An interesting article came out about a Canadian taxpayer who was charged interest and penalties for Tax Free Savings Account (TFSA) over-contributions. The article addresses when Canada Revenue Agency (CRA) posts the wrong TFSA limit online via CRAs MyAccount for example but does not waive the tax penalties. Let’s discuss the TFSA and address the article. I have attached the article link below.
What is a TFSA?
The TFSA program began in 2009. It is a way for individuals who are 18 and older and who have a valid social insurance number (SIN) to set money aside tax-free throughout their lifetime. Contributions to a TFSA are not deductible for income tax purposes. Any amount contributed as well as any income earned in the account is generally tax-free, even when it is withdrawn. Administrative or other fees in relation to TFSA and any interest or money borrowed to contribute to a TFSA are not tax deductible.
How much can you contribute into a TFSA?
You can contribute $6,000 to your TFSA for 2022 and depending on your age and residency status, for 2022 your limit can be as high as $81,500 if you never made a contribution before.
You will accumulate TFSA contribution room for each year even if you do not file an income tax and benefit return or open a TFSA.
The annual TFSA dollar limit for the years 2009 to 2012 was $5,000.
The annual TFSA dollar limit for the years 2013 and 2014 was $5,500.
The annual TFSA dollar limit for the year 2015 was $10,000.
The annual TFSA dollar limit for the years 2016 to 2018 was $5,500.
The annual TFSA dollar limit for the years 2019 to 2021 is $6,000.
What is the penalty for over contributions into TFSA?
Where an individual exceeds their TFSA contribution limit for the year, the excess amount, referred to as a “TFSA excess amount”, is subject to a penalty tax of 1% per month. The tax is calculated based on the highest excess amount for the month and, unlike RRSPs, the TFSA does not allow for a $2,000 “grace” amount.
Are you accidentally over contributing into your TFSA?
CRA is becoming increasingly more reluctant to forgive excess TFSA contribution penalties. The latest example is a woman who over-contributed based on the amount from her my CRA Account, which told her she was eligible to contribute. It resulted in an over-contribution of around $19,500 and penalty tax of around $1,784. She fought the CRA all the way to the federal court. The federal court determined CRAs position was reasonable, even though she was relying on information on the CRA website for her personal profile to determine how much she was eligible to contribute.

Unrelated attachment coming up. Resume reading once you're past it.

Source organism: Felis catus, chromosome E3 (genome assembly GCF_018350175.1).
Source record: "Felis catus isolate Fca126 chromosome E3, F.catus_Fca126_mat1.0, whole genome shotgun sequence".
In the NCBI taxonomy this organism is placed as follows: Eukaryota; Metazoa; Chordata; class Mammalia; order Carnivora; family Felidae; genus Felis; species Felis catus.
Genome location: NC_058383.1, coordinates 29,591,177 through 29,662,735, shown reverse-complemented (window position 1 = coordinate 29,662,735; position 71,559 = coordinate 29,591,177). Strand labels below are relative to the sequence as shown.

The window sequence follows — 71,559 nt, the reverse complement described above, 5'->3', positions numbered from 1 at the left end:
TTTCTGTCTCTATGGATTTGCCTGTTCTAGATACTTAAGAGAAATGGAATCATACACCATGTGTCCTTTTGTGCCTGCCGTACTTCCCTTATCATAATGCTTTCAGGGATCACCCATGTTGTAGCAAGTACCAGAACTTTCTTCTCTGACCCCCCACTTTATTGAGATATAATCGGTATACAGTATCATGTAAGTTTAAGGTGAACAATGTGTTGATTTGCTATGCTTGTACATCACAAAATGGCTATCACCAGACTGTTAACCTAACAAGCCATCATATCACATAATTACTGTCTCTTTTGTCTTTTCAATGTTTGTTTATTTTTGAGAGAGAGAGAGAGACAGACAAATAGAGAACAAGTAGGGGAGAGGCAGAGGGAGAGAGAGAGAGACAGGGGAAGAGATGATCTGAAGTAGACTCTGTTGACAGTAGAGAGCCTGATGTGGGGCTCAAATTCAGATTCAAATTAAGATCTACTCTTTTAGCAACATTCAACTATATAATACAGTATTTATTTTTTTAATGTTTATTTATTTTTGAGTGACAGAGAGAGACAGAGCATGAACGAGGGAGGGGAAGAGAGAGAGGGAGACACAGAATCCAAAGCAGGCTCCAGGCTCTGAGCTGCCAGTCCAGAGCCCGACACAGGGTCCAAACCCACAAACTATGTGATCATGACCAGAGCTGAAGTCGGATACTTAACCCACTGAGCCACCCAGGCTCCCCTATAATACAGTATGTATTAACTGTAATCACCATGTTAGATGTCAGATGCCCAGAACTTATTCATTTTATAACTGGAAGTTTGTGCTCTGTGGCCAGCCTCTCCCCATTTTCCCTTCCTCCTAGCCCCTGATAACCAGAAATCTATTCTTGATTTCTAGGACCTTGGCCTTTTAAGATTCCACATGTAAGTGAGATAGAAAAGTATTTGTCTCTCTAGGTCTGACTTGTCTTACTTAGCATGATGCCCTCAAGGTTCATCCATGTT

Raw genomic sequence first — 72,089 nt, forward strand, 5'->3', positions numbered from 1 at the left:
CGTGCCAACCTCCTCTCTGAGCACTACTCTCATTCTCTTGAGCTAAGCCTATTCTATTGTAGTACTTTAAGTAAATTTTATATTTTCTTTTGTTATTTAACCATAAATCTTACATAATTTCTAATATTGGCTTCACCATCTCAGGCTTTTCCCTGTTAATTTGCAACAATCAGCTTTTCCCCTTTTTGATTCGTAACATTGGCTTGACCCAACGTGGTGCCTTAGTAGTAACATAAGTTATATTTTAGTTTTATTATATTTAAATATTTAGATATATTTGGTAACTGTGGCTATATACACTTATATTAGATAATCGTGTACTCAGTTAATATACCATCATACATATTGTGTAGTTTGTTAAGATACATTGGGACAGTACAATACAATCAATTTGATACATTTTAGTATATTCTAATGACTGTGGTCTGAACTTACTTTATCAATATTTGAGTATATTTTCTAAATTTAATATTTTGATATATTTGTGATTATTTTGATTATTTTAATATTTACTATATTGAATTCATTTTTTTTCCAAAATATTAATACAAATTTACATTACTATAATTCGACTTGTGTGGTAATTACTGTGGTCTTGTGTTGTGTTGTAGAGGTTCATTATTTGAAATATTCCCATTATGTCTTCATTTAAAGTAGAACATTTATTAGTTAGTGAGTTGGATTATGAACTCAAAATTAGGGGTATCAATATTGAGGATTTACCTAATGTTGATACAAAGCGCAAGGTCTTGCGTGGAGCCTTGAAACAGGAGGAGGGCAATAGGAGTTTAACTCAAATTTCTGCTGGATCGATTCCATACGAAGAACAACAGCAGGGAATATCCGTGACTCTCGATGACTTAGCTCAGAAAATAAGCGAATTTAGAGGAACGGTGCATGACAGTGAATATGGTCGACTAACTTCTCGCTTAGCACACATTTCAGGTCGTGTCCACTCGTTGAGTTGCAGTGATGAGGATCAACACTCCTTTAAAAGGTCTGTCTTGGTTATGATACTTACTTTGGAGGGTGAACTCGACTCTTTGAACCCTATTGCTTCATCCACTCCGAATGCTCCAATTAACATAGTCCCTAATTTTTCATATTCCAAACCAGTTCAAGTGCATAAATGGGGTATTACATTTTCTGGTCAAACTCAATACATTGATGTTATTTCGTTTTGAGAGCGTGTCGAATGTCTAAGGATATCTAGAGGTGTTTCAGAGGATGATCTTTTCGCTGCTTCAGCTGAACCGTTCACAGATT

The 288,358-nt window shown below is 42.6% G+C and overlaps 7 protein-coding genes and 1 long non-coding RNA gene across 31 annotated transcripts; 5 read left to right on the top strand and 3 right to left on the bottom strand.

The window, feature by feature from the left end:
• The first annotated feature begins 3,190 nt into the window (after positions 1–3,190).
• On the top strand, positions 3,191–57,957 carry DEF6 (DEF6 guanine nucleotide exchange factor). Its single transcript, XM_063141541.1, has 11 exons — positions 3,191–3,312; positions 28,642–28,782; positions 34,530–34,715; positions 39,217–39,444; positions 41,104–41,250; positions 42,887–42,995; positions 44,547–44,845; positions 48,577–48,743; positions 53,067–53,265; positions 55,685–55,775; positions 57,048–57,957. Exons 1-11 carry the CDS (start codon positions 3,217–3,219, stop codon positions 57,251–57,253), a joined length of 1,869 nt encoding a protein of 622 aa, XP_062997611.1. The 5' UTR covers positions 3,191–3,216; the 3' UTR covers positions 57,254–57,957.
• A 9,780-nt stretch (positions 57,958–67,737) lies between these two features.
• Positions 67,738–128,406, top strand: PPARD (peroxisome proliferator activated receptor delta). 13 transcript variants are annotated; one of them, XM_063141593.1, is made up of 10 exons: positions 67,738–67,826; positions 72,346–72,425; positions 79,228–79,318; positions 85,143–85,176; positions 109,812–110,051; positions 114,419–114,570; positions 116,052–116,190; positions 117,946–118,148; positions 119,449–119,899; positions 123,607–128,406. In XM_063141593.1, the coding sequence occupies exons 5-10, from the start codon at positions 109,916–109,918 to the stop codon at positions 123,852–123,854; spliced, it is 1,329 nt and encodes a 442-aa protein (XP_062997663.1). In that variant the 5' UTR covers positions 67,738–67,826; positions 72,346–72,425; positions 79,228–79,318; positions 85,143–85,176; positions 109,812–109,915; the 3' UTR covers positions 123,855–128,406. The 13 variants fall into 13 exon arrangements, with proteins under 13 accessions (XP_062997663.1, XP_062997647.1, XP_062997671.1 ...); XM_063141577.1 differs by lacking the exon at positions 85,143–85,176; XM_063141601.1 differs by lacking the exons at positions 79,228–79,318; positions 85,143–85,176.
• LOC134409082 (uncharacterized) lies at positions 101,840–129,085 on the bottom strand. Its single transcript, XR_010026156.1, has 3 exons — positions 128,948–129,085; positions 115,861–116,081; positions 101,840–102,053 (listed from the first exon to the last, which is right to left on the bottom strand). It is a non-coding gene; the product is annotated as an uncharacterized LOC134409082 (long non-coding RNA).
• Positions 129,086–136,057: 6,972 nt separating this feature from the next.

She was relying on information on the CRA website for her personal profile to determine how much she was eligible to contribute. It is very important to note that the CRA always takes the position that because Canada has a self-reporting tax system it is completely up to you to keep track of your TFSA limits especially because financial institutions do not relate real-time information to CRA. Therefore, even if you make a mistake in contributing based on the CRA’s website it’s still on you!
An important message for taxpayers who are not resident of Canada
You do not accumulate TFSA room as a non-resident of Canada. Furthermore, you cannot contribute into a TFSA as a non-resident of Canada. There are penalties for doing so. What happens if you depart Canada and have a TFSA? Do you have to withdraw and close the TFSA in Canada? You do not have to close your TFSA in Canada in most cases, you can keep your TFSA open. However you will not be able to contribute any amount into this account while a non-resident of Canada. Furthermore, depending on what country you move to or are resident of, there could be severe tax penalties for holding onto this account and funds in your TFSA. Some countries might not view a TFSA as a tax-free account. If this is the case, you would need to disclose any income such as interest, dividends, or capital gains that you earn in the funds sitting in your TFSA to the other country. Or there could be more tax reporting requirements depending on which country you reside in. Residency and expat tax is a complex topic and it is always advisable to speak to an expat tax specialist before departing Canada.
For more information on the various tax implications and expat rules on departing Canada, please contact me directly.